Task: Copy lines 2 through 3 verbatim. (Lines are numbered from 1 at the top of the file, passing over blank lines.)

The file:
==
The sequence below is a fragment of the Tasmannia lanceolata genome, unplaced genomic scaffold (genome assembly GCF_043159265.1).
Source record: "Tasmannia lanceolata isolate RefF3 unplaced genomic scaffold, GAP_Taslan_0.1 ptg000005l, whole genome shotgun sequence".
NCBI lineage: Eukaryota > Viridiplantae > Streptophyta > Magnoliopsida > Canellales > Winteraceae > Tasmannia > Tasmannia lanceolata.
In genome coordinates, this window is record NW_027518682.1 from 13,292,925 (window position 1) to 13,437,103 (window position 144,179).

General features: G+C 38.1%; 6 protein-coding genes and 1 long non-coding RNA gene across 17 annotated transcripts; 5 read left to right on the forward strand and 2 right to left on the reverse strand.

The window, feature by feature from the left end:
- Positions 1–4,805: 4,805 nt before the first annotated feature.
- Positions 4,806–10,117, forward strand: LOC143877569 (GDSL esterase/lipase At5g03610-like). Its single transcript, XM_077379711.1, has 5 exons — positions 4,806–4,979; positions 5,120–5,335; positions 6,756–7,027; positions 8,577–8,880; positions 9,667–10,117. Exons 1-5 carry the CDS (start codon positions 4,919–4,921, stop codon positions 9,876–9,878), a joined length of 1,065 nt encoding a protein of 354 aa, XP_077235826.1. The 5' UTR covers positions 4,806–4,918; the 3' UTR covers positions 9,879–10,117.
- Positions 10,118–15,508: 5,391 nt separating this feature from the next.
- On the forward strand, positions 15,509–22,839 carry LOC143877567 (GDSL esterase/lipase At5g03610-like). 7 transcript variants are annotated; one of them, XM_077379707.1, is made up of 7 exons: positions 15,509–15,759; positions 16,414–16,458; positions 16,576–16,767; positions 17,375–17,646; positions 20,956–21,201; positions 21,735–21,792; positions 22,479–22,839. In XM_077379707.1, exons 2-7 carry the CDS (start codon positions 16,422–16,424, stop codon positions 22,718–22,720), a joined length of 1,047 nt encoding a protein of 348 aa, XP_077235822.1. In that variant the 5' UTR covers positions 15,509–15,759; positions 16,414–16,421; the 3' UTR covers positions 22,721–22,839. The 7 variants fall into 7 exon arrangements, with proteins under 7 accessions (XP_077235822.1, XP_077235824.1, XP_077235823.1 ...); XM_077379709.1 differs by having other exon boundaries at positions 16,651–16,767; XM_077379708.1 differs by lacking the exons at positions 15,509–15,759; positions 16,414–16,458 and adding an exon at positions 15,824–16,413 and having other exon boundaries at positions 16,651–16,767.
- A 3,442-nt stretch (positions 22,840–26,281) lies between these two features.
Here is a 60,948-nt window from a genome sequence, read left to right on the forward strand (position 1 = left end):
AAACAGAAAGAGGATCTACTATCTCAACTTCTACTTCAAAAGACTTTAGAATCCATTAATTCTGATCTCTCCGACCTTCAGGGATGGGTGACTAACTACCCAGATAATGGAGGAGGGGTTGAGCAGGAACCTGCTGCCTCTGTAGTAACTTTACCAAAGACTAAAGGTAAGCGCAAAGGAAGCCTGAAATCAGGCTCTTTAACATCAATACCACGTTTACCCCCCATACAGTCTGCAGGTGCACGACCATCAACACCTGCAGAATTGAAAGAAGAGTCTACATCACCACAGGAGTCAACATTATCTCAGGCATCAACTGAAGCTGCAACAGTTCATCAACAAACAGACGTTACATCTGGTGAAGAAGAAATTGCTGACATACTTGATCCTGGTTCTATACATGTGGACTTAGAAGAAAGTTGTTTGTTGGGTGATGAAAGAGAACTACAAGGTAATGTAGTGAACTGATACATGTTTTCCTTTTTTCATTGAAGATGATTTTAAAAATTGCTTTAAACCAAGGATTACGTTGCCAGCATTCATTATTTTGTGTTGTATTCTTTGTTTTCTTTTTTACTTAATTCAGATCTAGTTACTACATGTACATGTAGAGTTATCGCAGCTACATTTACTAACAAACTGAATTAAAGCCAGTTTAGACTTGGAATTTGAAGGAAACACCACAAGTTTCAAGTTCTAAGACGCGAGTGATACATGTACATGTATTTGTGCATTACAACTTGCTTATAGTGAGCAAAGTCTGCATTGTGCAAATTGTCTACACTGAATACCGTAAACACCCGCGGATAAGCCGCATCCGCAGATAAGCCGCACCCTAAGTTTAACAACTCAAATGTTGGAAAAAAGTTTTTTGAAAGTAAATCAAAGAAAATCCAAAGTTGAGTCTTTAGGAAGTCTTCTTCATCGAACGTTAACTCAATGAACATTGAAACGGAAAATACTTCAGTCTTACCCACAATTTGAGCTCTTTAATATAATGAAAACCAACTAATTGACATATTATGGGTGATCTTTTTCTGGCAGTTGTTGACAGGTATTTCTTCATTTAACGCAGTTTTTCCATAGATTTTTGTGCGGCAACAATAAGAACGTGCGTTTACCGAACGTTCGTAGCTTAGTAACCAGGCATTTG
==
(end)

Source record: "Tasmannia lanceolata isolate RefF3 unplaced genomic scaffold, GAP_Taslan_0.1 ptg000005l, whole genome shotgun sequence".
NCBI lineage: Eukaryota > Viridiplantae > Streptophyta > Magnoliopsida > Canellales > Winteraceae > Tasmannia > Tasmannia lanceolata.